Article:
W3C home > Mailing lists > Public > www-style@w3.org > July 1996

RE: Introducing NetscapeML

From: David Perrell <davidp@earthlink.net>
Date: Wed, 3 Jul 1996 00:50:53 -0700
Message-Id: <01BB6879.B718ADC0@pool004.max1.montebello.ca.us.dynip.earthlink.net>
To: "'www-style@w3.org'" <www-style@w3.org>
Scott E. Preece wrote:

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If I'm interpreting the intention correctly (I haven't downloaded it yet to try out), the name spacer is appropriate because it just inserts a piece of empty space at a point.  You seem to be interpreting  it as a container that controls spacing within a block of content.

SPACER could be used, for instance, to provide the indentation of lines of prettyprinted source code or to set poetry or other material whose format doesn't fit the simple text model of HTML.
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No argument. SPACER would be a more powerful alternative to such standard typographical entities as emspace, enspace, thinspace, etc. (the lack of which in Navigator is difficult for me to understand), so long as it allows the full gamut of fixed and relative spatial descriptors. But given the usage, I would still ask "why 'spacer'?" Why not the shortest possible abbreviation?

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Doing this kind of thing in stylesheets would be really, really ugly.
Providing a tab stop capability might be better for some uses, but for
some real uses, direct, local control of spacing is the only reasonable approach.
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Would letterspacing with SPACER be attractive?

Rather than expressed inline with style=, why not express CSS inline in standard HTML format:

     <P MARGIN-BOTTOM=0>deep in dark least ourselves remembering<BR>
     love only rides his year.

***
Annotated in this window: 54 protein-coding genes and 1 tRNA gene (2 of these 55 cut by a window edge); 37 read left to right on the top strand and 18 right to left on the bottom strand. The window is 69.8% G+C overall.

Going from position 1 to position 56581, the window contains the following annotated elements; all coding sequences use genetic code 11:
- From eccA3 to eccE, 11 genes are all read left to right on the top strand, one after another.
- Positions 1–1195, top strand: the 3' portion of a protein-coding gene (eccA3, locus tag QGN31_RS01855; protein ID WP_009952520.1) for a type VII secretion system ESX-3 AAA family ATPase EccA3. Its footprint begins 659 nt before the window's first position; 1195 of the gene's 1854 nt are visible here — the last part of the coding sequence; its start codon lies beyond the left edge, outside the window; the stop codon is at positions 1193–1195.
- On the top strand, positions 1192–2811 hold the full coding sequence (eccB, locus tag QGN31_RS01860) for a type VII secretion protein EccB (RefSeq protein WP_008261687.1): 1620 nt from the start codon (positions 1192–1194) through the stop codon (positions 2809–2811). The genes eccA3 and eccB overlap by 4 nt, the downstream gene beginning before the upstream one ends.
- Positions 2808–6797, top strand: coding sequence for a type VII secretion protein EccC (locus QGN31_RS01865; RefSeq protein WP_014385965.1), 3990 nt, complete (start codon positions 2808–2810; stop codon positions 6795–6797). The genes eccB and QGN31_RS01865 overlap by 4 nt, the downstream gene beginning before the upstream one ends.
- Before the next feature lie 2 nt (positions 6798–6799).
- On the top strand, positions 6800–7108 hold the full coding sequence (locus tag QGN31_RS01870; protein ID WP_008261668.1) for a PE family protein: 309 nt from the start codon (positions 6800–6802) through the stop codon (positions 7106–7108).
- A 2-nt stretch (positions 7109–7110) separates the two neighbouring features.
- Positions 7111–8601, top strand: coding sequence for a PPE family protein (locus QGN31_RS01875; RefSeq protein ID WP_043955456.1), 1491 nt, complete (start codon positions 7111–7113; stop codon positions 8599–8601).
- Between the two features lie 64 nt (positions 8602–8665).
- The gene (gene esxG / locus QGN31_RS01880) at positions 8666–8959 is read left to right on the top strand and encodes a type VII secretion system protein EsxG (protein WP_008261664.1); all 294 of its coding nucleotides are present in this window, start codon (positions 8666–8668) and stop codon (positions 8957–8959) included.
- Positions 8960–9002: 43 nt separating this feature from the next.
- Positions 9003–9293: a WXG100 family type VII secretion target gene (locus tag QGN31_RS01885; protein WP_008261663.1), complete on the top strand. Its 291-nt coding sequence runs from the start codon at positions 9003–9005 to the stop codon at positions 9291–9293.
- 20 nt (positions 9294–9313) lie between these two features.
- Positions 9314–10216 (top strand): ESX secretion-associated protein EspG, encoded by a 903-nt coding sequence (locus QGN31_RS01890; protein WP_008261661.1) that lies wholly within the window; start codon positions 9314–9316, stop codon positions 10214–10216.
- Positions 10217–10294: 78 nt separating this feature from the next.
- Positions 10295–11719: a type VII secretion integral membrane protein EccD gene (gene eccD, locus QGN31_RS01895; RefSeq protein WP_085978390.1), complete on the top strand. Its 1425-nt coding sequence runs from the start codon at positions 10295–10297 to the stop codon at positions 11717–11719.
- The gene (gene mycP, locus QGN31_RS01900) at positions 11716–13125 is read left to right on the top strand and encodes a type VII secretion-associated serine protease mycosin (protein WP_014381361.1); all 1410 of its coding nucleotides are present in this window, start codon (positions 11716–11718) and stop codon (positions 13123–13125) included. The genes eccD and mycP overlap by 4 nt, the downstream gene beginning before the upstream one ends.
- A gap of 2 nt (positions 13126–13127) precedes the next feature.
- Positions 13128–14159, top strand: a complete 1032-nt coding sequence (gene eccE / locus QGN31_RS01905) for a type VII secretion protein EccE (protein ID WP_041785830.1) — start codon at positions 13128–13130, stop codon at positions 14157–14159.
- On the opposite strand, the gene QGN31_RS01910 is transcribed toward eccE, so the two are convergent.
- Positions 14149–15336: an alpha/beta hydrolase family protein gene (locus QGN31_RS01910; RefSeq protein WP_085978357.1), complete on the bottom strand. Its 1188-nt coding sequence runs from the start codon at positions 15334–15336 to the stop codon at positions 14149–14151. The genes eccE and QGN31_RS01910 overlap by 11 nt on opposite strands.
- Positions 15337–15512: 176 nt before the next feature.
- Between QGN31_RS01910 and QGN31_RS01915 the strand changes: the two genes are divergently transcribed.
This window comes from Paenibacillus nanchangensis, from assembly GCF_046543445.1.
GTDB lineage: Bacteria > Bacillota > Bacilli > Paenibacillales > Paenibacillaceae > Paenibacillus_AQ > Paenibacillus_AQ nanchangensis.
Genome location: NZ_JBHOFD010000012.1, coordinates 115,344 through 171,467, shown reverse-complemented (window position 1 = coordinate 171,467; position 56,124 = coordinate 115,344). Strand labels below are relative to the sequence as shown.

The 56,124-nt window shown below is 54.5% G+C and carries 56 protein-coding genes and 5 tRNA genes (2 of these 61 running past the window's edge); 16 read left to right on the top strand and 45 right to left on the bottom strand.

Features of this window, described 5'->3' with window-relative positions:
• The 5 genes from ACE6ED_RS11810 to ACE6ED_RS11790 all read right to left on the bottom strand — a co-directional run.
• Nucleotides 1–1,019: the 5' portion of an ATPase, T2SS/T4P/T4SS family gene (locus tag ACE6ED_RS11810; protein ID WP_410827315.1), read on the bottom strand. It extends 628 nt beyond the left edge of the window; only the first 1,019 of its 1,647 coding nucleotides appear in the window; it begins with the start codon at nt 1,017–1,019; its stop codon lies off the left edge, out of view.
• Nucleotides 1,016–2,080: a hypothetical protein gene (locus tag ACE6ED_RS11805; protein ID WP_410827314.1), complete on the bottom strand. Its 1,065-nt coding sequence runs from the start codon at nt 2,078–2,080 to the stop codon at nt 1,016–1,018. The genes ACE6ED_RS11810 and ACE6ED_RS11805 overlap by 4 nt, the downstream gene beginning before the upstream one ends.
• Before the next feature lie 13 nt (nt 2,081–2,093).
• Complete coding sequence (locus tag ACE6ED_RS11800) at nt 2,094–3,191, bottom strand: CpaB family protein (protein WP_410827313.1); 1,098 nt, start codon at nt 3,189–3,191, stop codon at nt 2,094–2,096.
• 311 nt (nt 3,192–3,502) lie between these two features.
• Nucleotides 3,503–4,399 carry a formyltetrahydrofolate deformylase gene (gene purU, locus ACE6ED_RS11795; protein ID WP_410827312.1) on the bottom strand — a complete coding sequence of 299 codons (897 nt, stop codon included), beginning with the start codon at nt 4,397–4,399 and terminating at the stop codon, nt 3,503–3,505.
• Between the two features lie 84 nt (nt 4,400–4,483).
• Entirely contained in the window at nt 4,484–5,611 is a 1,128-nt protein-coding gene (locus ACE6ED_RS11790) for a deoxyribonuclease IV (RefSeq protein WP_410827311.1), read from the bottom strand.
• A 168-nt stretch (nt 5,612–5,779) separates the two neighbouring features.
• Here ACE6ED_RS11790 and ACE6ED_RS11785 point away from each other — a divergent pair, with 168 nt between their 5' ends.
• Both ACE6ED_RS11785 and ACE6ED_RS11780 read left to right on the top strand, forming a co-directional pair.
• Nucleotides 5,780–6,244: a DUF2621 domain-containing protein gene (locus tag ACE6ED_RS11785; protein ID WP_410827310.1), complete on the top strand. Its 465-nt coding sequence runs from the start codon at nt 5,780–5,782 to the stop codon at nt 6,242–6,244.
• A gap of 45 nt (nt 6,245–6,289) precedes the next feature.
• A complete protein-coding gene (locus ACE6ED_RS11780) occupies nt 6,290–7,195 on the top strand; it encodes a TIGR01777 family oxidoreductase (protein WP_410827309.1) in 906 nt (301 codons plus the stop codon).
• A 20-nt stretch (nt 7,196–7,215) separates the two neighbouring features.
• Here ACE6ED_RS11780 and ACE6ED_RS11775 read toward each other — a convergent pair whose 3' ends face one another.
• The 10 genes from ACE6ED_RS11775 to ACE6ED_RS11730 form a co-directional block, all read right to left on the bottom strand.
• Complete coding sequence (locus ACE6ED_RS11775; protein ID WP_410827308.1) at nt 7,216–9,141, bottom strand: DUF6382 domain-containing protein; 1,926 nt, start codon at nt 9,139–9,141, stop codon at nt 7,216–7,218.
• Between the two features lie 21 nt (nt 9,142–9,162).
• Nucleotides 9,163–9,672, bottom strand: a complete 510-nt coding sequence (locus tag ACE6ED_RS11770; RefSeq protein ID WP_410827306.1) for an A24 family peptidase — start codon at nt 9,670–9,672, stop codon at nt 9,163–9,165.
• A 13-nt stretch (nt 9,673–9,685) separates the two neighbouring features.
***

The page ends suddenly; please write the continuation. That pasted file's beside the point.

<P MARGIN-LEFT="30%" MARGIN-BOTTOM="1em">All lose,whole find

     <P>e.e.cummings

? (I assume here that the arbitrary paragraph spacing added by current browsers equates to the bottom margin of the paragraph block, so a bottom margin of 0 would eliminate that space.)

How would this look with SPACER?

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Note that MULTICOLS has three attributes, not just COLS.  Adding GUTTER and WIDTH (meaning column width) to DIV would, to my eye, have been broken.  Interfaces should do one thing.  It's always a bad sign when the value of one argument controls which other arguments are applicable - usually, the interface should have been split into two separate interfaces specific to their separate purposes.  It would be nice to have polymorphism here (so a MULTICOLS icould be a specialized DIV)...
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First, GUTTER historically refers to the bound white space between pages (there's a logical analogy here), not between columns on a page. Someone expanded the definition in an Aldus Pagemaker manual and it seems to have become "common knowledge." I would suggest COLSPACE (or COLSPC) as more appropriate.

And once again it's a matter of semantics. If we consider a single column as a default DIV, with multiple columns as an option, what's the problem with <DIV COLS=2 COLWIDTH="48%">? What's broken?

In the single-column case of <DIV COLWIDTH="48%">, the column would, by default, have a 53% right margin, and any COLSPACE would be ignored.

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Remember, though, that they're aiming at concepts they can describe to people who aren't software people.  We may not be good judges of what is hard or easy for those users to understand.
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Who is? Are "those users" of a single sort? HTML coding is not something anyone will jump into with full-blown expertise simply because the tags are semantically precise (and as you point out, SPACER is not). Authors are building a document. The most important thing is a logically consistent structure with as few elements as possible, each element having a particular scope and attributes. If the understanding of computer-illiterates is of concern, how will a proliferation of overlapping elements promote enlightenment? (Do I <CENTER> or <DIV ALIGN="CENTER">? Arrrg!)

Most computer users are familiar with some word processor, and such applications typically assign columnar specs to a particular section of a document. The analogy in HTML is DIV. And there, in my opinion, is where columnar specifications belong.

David Perrell
Received on Wednesday, 3 July 1996 03:51:11 GMT

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